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tetco says they could withstand a quake but we spoke to plenty of people in japan who were not willing to find out how accurate that statement is. it's worth noting, joie, that just today, there was a 5.4 japan. >> so many earthquakes in japan. how likely is the very worst case scenario? >> every expert we have spoken to says these worst case scenarios are highly unlikely that's what max them worst case scenarios. it is now in stable condition here is a caveat. it will be in stable be condition for the next 30 to 40 years, and how many people would really like that? >> yeah. >> this has been a fascinating series of report. one coming up tomorrow. tell us about that. >> the tree isdee deeply divided. long a nuclear power state.
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it is now deeply divided, so what we are doing tomorrow is taking a look at the future of nuclear pour in japan, and it features an interview that i did with noto kahn, the prime crisis. >> interesting to see what he has to say and look forward to what's coming. >> on the series, we follow up now from fukushima. martini is an oceanographer who joins us from seattle tonight. kim, can you tall talk to us a little bit about some -- the many, many misconceptions there are about the dangers from fukushima? >> yeah. i can. but first, i kind of just want to talk about i am an scienti scientist. misconceptions p we are in danger on the west coast from the radiation from fukushima. the short answer is, it's just not true. there is
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a lot of misconceptions, you know, one of the -- one of the biggest things we have to realize is that, you know, people say, well, the radiation is here, and that is true. but it's at levels that are incredibly low and not harmful. you know, the -- that's the devil is in the details. >> incrediblilow that you are talking about. what does that mean? there has been a lot of concern about eating fish. >> comes from the pacific ocean that, you know, who knows where a fish has gone and how much it's been exposed to. is there evidence there that there has been radio activity population? >> first, let me tackle actually how much radiation has come to the west coast. that's going to be about 20,000 times less than government standards for drinking water. so, it's really, really low. it's detectible i it's not harmful. we have detected radiation in fish and particular when a species is tunea.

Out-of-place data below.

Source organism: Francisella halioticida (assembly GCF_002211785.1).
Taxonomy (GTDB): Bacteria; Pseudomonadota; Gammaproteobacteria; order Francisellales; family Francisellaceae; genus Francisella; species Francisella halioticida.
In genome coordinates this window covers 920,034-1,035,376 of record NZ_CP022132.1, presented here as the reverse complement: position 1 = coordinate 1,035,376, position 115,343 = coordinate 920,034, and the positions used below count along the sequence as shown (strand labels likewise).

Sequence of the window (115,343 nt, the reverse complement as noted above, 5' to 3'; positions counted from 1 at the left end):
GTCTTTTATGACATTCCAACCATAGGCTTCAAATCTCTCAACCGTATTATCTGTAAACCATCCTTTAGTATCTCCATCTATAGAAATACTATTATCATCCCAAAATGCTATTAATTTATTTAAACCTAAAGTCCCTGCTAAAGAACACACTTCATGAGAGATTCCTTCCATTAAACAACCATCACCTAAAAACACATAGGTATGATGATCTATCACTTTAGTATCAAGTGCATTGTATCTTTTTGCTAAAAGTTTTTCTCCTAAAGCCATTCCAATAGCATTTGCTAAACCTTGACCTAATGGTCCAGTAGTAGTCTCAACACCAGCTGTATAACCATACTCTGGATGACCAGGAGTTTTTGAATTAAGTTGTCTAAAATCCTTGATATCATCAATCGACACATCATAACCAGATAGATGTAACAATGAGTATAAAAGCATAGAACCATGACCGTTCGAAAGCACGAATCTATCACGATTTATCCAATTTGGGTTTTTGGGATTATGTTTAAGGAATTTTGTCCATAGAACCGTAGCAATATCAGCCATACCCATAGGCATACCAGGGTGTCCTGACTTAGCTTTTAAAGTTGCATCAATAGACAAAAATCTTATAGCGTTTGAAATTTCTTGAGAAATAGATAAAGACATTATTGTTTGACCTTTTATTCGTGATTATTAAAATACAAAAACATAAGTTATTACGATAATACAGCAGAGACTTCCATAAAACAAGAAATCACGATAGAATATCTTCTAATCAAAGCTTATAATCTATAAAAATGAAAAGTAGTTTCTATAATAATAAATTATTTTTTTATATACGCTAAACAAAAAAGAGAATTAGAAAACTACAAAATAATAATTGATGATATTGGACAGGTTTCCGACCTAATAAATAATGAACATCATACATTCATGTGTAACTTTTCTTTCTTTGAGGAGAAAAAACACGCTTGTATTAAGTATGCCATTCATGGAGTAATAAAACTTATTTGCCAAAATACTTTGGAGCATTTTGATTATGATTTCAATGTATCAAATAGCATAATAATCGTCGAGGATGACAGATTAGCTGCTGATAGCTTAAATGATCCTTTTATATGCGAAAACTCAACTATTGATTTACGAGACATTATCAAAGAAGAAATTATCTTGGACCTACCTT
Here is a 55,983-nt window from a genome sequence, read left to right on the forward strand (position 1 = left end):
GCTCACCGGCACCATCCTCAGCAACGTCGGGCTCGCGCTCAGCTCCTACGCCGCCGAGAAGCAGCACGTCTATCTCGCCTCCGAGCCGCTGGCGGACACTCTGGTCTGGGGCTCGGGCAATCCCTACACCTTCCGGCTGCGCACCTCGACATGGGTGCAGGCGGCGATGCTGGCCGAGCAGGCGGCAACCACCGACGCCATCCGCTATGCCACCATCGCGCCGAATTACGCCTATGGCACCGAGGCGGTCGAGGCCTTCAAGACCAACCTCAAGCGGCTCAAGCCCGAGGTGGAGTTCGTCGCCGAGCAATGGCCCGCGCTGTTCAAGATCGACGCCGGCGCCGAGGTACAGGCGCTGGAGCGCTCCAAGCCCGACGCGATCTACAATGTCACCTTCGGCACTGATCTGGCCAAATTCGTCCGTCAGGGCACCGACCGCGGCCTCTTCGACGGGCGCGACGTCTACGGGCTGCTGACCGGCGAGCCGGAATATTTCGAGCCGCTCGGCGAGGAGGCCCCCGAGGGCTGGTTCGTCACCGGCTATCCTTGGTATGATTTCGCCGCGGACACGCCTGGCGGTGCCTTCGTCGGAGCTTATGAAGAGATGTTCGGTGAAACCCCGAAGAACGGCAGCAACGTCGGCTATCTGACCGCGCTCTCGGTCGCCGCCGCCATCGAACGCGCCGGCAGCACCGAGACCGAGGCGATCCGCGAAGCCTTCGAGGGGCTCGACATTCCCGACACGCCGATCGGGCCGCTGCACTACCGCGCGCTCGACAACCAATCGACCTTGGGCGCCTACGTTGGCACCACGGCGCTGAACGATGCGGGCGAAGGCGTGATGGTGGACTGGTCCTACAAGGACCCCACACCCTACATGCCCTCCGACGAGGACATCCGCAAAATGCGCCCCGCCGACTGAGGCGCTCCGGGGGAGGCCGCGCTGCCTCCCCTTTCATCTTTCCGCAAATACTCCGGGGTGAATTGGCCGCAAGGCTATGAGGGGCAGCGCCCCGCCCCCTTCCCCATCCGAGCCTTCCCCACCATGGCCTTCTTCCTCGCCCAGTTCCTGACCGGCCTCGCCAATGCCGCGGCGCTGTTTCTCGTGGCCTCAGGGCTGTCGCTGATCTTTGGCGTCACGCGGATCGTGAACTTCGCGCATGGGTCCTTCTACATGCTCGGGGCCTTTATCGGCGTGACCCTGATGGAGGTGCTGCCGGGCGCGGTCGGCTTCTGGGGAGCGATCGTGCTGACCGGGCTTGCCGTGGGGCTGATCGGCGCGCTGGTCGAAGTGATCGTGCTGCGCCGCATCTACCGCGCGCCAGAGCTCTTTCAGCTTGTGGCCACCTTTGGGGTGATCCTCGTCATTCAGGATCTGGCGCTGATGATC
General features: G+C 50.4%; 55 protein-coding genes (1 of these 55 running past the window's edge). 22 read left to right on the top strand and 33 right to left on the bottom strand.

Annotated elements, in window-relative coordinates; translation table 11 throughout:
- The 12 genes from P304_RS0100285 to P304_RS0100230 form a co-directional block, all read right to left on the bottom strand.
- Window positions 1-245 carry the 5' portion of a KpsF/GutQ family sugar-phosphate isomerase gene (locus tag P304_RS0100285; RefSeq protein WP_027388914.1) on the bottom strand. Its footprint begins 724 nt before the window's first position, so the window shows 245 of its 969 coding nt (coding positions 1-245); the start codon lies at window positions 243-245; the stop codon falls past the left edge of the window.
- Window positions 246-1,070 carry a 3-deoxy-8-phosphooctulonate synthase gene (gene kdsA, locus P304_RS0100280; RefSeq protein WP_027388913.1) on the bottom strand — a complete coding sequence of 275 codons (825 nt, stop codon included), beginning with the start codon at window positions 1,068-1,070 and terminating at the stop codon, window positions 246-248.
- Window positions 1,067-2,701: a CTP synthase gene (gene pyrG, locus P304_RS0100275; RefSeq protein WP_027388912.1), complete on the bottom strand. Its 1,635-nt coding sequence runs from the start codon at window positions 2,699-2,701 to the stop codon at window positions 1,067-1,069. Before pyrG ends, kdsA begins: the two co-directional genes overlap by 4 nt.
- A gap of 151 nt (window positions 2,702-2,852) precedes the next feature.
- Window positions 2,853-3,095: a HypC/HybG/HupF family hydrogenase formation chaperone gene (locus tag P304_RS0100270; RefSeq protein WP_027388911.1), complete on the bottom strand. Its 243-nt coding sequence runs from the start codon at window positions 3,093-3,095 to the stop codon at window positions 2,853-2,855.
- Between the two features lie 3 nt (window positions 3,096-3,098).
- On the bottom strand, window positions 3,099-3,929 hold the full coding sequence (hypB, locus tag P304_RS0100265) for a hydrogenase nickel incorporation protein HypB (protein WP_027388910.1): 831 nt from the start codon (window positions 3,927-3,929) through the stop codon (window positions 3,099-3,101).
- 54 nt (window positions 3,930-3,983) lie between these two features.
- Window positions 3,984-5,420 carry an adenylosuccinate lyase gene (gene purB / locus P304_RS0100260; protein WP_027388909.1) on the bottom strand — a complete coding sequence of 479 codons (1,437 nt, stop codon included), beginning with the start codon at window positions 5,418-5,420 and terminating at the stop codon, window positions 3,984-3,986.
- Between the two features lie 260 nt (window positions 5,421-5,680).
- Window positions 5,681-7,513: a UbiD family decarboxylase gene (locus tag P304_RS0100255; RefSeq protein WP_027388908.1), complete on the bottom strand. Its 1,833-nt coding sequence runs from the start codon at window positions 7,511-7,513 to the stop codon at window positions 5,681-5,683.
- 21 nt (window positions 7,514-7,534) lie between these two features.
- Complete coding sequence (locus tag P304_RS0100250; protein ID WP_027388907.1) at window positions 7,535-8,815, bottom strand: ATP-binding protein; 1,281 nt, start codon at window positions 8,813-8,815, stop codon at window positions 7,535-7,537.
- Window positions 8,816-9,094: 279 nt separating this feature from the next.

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they have a large migration. again, it's detectible but not harmful. a harmful dose of radiation. you need to eat about 2 and a half, four tons of tuna annually to have it be harmful. there is quite a bit of fish. some sort of awful stories, though. there are some anomalies in nature, the conjoined babies. you have to wonder if there is or isn't a link to these sort of anomalies. >> well, the science actually said there is no link. sample. you came up with the con joined whales. they have been found in nature before fukushima. it's rare, but it happens. another good example is the sea star die-off. >> that's been happening before fukushima. and the problem is, is that we are kind of pointing at all of
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these other problems and saying, well, fukushima is the answer and it's not. it's actually detracting away from trying to solve what the real issues are. >> all right. kim marti joining us from seattle. thanks so much. for more on our series, return to fukushima. please log onto our website aljazeera.com,/americatonight. the iraqi flash points to iraq's >> every sunday night, join us for exclusive... revealing... and surprising talks... with the most interesting people of our time... >> as an artist you have the right to fail... that's a big right to have >> his work is known across the globe. but little is known about the gorilla artist behind the glasses... we turned the camera on the photographer
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shaking up the art world. >> 2... 1... that's scary jr... >> talk to al jazeera with jr only on al jazeera america
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>> every sunday night al jazeera america presents the best documentaries. a historic election >> we have 47% of our people who pay no income taxes... >> we take you behind the scenes >> i'm rick santorum, i'm running for president... >> no barriers... >> i intend to be the nominee that defeats barack obama >> no restrictions... >> i think we're catching on... >> no filters... >> my guess is they won't be voting for me... >> al jazeera america presents caucus >> tonight we look again to a well-known flash point in iraq, the city of fallujah. you may recall it as the scene of a vicious, hard-fought battle for u.s. forces nearly 10 years ago. reports that al-qaeda has seized control of the city, alarmed